You may have noticed that I use the term “better practices” as opposed to “best practices.” This is because I always want to be on the lookout for new, better, “best practices” as they become available. This is the only way to stay on the edge and keep ahead of the curve.

When I look back at this semester, I think the most important thing I learned was how to learn. Learning how to apply lessons from books as you read them is an invaluable skill that I will use for the rest of my life. By continually integrating new skills and better practices, my code will continue to become cleaner and more robust. No one’s code will ever be perfect, but with each new idea that I integrate I move closer towards the impossible goal.

Tuesday, April 17, 2012

The Evolution of a User Interface

I never quite realized how much thought went into the programs we use every day until I joined this project. Most things in a program or game seem reflexive, normal even when you use them. Things such as tabs in a web browser to the X button for closing a window have all been carefully crafted over time by people trying to figure out how they themselves would do something. Even outside of a computer, think about the buttons you select on appliances, in your car, and basically everything. It's all about usability and how people interact with things.

Our game initially began with a simple concept: taking pictures in a museum. To represent that, we needed a way to have a camera, a way to show pictures taken, museum rooms to go in, navigation from room to room, and a way to play photos in challenges . Sounds easy enough doesn't it?

The Camera

Probably the only thing that survived through all iterations of this game is the camera itself. This game mechanic was inspired by a game called Pokemon Snap. We needed to represent the camera in a digital space in a way that would be familiar to children. Cell phone or Smartphone cameras became the inspiration because they already did what we needed them to do. When entering a room the players mouse turns into the reticle on screen for them to take pictures. For taking a picture, the reticle is white but changes to a green while playing a camera click noise. The color change and camera click were necessary because they provide feedback to the player that they are actually doing something. It's the most obvious example of feedback but people truly need positive feedback to keep going. Think about how much fun Portal would have been without your portal gun making noise when you fired it or if Mario didn't have all those little flashes to indicate if you were getting hurt. There are so many little things in games that let you know if you are doing something right or wrong that are very important to the overall experience.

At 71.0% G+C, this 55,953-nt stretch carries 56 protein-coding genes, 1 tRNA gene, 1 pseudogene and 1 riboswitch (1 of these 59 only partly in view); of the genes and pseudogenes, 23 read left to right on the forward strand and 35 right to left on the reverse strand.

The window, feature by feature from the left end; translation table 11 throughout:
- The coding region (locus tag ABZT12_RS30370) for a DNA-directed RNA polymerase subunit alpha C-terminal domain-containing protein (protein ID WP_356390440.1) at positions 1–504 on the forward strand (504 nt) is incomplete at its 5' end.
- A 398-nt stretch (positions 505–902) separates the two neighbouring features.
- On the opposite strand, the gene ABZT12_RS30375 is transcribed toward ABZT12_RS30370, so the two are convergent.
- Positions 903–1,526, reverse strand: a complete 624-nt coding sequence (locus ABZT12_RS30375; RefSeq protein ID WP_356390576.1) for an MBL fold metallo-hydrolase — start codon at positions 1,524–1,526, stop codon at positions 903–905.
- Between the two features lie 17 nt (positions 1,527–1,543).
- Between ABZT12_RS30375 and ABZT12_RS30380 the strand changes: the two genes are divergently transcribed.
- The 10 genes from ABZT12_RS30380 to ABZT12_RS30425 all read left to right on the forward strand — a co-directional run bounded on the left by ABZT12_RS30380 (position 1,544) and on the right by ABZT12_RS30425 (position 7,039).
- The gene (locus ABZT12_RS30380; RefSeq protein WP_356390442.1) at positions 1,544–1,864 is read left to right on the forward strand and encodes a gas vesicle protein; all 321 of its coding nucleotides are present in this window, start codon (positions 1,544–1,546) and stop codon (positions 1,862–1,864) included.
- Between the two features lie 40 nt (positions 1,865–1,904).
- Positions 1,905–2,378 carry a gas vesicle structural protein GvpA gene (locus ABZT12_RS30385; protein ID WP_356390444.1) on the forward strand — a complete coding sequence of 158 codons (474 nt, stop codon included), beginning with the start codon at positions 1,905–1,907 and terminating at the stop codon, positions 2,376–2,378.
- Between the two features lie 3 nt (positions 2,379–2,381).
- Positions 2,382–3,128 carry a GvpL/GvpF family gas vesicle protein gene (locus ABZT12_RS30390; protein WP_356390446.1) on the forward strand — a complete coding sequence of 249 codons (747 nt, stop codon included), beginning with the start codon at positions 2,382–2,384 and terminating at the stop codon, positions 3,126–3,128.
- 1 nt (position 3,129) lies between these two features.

The Pictures

Next question, the player has taken a picture now so where does that go? On a camera you can just select the menu button to browse your photos. Our pictures are different however because they have special characteristics that a player needs to be able to see at all times. That immediately removed the idea of a separate window to view the photos. At first, the photos were always on display at the bottom of the screen in the Collection Widget area. That way the player would always be able to see the information on the photo for when they would come across a challenge in the museum. Recently we reworked the whole game to the point where we had more information we needed to show on the photos than in the original. The extra information led to a collapsible photo area at the bottom of the screen. The photos and the name of the artifact in the photo are always visible but if a player needs to see the photos information, they can click any card at the bottom to toggle up full view cards. Along with being able to see the whole photo with information, players can click a small X in the right corner to delete a picture from their collection.

3/28/2012

4/17/2012


The Museum